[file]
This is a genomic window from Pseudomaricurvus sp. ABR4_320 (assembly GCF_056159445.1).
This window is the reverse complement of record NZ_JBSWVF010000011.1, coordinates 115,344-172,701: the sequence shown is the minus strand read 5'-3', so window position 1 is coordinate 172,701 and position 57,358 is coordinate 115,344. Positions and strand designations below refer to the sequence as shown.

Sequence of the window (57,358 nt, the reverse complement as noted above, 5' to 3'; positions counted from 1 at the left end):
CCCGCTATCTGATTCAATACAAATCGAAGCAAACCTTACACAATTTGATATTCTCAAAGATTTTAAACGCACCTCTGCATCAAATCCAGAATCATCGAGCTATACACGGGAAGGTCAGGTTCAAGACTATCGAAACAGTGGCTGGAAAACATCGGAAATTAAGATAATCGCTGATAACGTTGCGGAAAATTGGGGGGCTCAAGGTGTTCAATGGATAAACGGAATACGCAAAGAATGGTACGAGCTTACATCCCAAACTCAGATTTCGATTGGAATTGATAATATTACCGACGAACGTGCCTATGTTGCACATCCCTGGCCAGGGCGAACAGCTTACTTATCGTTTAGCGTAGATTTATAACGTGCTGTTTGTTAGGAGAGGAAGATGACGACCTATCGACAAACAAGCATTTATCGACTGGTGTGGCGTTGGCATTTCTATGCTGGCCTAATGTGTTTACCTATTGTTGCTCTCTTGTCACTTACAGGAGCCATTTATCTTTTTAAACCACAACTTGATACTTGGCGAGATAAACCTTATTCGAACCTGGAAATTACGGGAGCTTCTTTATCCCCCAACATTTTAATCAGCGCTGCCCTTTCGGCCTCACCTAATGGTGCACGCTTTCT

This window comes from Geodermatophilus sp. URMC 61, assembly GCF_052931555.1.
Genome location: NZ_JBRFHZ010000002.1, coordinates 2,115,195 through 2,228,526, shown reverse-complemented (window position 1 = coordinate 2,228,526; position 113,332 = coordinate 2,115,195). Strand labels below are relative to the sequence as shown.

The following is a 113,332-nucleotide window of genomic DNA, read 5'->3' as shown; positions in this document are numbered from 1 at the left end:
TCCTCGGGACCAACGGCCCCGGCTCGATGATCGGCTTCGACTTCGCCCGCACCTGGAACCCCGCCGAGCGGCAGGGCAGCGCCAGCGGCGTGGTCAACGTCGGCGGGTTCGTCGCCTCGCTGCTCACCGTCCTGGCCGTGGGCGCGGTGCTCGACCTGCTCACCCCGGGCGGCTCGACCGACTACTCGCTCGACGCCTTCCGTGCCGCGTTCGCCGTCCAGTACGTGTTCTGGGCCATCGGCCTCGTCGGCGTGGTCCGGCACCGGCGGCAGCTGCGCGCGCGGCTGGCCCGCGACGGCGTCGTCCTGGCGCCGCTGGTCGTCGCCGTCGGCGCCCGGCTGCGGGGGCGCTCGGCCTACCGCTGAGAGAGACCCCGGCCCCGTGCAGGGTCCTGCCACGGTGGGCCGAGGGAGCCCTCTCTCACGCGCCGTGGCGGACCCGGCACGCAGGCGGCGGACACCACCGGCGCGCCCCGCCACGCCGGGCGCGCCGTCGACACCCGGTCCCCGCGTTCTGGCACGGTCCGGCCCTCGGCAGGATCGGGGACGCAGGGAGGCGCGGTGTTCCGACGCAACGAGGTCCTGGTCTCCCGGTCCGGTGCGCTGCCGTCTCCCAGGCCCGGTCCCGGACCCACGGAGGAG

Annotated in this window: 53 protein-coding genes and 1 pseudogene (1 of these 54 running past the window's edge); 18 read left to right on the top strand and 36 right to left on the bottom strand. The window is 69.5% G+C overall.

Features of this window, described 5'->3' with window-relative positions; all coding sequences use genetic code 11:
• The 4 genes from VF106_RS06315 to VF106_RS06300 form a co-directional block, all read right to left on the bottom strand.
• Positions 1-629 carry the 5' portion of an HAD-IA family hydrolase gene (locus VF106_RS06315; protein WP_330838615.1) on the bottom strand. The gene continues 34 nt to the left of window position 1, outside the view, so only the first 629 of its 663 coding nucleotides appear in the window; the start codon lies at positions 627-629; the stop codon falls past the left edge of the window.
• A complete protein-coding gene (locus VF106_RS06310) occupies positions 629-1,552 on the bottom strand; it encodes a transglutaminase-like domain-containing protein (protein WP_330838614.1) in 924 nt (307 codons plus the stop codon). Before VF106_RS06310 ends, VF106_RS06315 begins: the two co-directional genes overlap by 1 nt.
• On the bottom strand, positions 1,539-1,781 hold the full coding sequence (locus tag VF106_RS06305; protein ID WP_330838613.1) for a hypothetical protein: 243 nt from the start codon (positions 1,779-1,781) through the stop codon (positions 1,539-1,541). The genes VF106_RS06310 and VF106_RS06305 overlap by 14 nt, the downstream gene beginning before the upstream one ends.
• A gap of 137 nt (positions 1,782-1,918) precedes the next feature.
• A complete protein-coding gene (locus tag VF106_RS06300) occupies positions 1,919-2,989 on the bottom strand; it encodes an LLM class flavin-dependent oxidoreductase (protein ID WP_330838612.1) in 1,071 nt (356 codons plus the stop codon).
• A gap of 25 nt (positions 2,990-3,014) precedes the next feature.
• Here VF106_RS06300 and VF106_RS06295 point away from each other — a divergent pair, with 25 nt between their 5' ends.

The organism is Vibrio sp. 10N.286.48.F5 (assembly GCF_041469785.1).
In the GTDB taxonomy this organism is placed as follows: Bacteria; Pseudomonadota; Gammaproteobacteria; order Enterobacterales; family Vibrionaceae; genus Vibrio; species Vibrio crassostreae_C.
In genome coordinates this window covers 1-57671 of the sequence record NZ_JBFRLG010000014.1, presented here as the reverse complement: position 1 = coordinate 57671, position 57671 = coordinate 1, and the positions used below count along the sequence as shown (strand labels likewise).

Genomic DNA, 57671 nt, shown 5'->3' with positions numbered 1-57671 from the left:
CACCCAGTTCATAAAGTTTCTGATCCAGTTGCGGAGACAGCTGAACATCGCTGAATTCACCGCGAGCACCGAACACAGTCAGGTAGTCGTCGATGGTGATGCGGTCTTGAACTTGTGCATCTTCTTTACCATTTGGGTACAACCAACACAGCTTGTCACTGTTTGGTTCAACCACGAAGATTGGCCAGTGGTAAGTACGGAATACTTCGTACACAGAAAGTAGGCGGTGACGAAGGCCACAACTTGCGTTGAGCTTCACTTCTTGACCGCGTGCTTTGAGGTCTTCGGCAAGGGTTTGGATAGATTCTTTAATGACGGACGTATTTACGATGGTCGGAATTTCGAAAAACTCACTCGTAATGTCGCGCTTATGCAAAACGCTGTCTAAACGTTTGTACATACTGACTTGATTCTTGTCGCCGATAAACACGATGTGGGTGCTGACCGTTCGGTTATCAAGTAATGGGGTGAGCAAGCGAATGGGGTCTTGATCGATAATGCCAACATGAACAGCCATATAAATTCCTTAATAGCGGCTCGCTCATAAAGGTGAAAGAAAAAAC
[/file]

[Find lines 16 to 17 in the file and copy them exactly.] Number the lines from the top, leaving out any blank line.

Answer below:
• A complete protein-coding gene (locus tag VF106_RS06300) occupies positions 1,919-2,989 on the bottom strand; it encodes an LLM class flavin-dependent oxidoreductase (protein ID WP_330838612.1) in 1,071 nt (356 codons plus the stop codon).
• A gap of 25 nt (positions 2,990-3,014) precedes the next feature.